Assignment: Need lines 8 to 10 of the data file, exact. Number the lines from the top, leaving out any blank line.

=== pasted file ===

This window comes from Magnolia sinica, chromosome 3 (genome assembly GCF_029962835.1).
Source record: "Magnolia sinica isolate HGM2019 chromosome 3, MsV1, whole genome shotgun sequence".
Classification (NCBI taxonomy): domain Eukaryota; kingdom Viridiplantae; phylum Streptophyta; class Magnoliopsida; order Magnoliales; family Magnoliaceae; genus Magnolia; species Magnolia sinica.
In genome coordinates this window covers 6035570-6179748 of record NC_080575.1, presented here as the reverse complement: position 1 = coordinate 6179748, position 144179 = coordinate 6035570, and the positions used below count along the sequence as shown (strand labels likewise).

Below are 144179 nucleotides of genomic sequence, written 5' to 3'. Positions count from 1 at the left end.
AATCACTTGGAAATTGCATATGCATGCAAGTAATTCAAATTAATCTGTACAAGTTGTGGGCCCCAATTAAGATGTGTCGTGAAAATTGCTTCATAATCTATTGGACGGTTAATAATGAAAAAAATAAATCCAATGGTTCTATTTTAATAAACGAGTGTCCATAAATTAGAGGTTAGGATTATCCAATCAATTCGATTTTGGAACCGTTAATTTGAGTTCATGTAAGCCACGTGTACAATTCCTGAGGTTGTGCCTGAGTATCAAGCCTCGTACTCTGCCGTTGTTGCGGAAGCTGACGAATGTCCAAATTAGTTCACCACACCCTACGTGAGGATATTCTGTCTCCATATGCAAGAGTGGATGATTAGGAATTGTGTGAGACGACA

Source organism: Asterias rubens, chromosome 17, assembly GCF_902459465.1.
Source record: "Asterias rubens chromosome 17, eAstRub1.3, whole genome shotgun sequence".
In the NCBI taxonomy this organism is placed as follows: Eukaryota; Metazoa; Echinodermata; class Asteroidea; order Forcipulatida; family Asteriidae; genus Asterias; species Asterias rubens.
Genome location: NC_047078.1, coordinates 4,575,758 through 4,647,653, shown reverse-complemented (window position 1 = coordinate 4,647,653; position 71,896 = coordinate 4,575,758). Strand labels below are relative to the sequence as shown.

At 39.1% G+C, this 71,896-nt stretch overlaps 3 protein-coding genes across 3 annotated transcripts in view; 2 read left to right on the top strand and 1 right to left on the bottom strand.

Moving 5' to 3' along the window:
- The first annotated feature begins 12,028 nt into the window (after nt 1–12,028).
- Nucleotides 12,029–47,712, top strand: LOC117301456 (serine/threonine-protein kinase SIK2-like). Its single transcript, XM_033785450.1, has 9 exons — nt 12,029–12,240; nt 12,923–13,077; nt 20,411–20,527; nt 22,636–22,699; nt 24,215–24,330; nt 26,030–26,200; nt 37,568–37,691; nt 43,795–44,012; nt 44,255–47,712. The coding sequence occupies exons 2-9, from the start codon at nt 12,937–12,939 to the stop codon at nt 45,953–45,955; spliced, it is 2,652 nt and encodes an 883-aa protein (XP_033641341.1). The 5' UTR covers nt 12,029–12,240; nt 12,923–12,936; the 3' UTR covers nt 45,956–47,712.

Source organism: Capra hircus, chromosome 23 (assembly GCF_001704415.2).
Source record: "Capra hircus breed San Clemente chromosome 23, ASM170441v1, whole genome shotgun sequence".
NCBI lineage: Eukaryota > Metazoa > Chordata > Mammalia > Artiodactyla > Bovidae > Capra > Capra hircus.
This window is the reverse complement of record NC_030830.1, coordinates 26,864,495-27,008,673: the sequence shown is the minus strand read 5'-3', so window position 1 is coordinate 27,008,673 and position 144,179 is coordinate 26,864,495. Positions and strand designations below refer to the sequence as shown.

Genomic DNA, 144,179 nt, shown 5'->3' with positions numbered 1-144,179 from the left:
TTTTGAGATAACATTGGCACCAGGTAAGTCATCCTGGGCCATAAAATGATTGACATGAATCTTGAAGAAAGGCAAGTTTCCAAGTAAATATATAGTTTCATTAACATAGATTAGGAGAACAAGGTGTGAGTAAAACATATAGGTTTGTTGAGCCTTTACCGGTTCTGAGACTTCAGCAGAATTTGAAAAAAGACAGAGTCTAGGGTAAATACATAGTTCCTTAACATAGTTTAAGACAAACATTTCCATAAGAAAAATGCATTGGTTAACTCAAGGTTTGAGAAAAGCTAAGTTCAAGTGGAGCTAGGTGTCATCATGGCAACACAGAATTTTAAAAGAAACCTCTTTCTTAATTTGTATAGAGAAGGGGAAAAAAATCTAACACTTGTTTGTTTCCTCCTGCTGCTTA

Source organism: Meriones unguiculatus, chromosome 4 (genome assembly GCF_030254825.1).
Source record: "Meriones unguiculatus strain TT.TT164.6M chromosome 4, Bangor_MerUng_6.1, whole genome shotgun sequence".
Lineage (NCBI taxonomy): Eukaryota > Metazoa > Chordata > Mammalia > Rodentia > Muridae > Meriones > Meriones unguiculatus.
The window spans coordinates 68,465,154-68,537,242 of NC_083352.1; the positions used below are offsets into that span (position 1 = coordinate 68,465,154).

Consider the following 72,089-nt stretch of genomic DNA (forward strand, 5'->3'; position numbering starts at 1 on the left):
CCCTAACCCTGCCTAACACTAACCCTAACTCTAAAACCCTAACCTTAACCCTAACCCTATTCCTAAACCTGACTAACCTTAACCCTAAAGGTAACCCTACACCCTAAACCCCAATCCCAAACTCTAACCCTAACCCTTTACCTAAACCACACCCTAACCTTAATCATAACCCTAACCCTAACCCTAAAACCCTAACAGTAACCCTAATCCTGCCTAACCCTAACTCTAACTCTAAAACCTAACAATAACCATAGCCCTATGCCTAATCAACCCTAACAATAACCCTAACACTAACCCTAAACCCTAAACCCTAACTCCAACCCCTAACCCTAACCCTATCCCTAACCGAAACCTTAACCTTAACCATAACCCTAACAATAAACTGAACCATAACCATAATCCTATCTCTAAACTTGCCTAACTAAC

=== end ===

Source record: "Asterias rubens chromosome 17, eAstRub1.3, whole genome shotgun sequence".
In the NCBI taxonomy this organism is placed as follows: Eukaryota; Metazoa; Echinodermata; class Asteroidea; order Forcipulatida; family Asteriidae; genus Asterias; species Asterias rubens.
Genome location: NC_047078.1, coordinates 4,575,758 through 4,647,653, shown reverse-complemented (window position 1 = coordinate 4,647,653; position 71,896 = coordinate 4,575,758). Strand labels below are relative to the sequence as shown.